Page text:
Scots with Itchy Feet

In stark contrast to one of my families, who lived for generations in the same small village in Wiltshire, my husband’s Scottish paternal line seems to have been born with itchy feet. Peter McKinlay emerged from Callander in Perthshire trailing a very scanty family history behind him. 

He was born on 27th May 1780 and presented for baptism the following day by his parents, Finlay McKinlay and Janet McFarlane. The record also tells us that the little family was ‘of Tombea' - a small village near Callander. Rob Roy McGregor operated in the region in the early 1700s and perhaps this is why a story persisted down through the generations that a McKinlay wife set about Rob Roy’s men with a broom when they attempted to steal a cow from her family. 

 The McKinlay Family Tree (The tree will open in a new window.)

 Peter appeared in Campsie, Stirlingshire, some time before 1804, marrying Margaret Kincaid (a very common family name near Lennoxtown). He supported a rapidly increasing family, following his trade as a slater. Worn out by her exertions, Margaret Kincaid died in 1827, seven years after the birth of the youngest child, John. Three years later, Peter remarried, this time to Jean Stewart, also from Callander Perthshire. His family grew up and dispersed, and by 1841 there was only John living with his father and stepmother in Campsie, learning his father’s trade as a slater. 

 Mary McDougall, also possessed of a mysterious past, was living in Campsie. She was the daughter of a fisherman named Archibald McDougall and his wife Isabella Livingstone. Isabella had made her only public appearance on the birth record of her second daughter Elizabeth in Burntisland, Fife. Mary claimed also to have been born in Burntisland, but I have found no trace of her birth or, indeed, of her parents’ marriage. Mary wed John McKinlay in Campsie in 1843 after the proclamation of banns. 

Three children were born in Campsie, but by 1850, John and Mary had moved with the two surviving children, Peter and Archibald, (leaving the wee first-born, Isabella, behind in the graveyard in Campsie) to Main Street in Anderston, Glasgow. This was a rapidly developing industrial area close to the docks on the River Clyde. There was a high demand for working class housing and perhaps the building boom provided work opportunities for John, who had already been obliged to alternate his trade as a slater with dealing in spirits in Campsie. John’s father, Peter, was left behind in Campsie, where he descended into pauper status by 1851, with two lodgers in the house.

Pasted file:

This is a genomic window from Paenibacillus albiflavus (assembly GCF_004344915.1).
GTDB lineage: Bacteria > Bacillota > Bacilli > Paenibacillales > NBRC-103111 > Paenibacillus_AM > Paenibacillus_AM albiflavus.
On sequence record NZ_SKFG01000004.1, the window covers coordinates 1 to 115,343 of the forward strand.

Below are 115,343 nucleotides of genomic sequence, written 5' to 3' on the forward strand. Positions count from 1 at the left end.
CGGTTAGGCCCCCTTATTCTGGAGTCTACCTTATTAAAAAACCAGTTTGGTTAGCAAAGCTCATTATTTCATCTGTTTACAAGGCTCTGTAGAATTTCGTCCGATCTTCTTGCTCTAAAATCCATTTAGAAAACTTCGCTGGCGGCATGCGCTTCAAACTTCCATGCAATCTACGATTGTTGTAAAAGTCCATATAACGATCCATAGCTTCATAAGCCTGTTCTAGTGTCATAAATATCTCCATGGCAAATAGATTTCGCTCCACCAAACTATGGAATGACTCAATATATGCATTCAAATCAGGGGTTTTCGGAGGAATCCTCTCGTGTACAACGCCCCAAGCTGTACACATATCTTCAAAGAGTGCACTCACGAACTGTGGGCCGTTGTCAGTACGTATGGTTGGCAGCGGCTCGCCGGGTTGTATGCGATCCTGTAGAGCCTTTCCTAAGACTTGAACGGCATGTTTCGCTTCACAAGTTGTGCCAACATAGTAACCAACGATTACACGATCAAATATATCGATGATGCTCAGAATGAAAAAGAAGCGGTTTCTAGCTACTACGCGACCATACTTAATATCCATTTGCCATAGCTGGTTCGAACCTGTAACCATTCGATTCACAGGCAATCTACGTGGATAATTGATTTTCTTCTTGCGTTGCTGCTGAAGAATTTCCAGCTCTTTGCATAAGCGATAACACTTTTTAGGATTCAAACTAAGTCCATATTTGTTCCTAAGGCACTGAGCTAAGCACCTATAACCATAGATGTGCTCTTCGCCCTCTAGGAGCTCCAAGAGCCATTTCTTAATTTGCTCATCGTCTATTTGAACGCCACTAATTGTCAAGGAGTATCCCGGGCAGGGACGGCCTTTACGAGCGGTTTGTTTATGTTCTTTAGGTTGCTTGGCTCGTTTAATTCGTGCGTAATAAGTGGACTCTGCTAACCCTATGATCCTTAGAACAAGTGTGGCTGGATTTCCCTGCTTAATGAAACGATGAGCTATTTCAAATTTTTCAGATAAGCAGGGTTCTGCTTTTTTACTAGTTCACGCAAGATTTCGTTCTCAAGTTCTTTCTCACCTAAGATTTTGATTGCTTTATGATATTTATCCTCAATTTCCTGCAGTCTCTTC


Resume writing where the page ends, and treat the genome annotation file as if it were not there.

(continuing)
The same census taken in Glasgow shows that John was once more dealing in spirits, had a servant girl, but had lost the eldest son, Peter. However, the family fortunes seem to prosper from that point, as a replacement Peter was born in 1852, both grandfathers arriving to ‘wet the baby’s head’. That was the last official appearance of Archibald McDougall. Peter took his last bow when he died in 1853. 

 John and his increasing family moved several times during their residence in Glasgow. I do not know how long John continued as a spirits dealer, but he had not only moved to Queen’s Arcade, Blythswood, in time for the birth of his daughter Mary McDougall McKinlay in 1854, but he was again practising as a slater and had achieved ‘master’ status before this child died in 1858. The third son, John, had been born one year prior in 1857.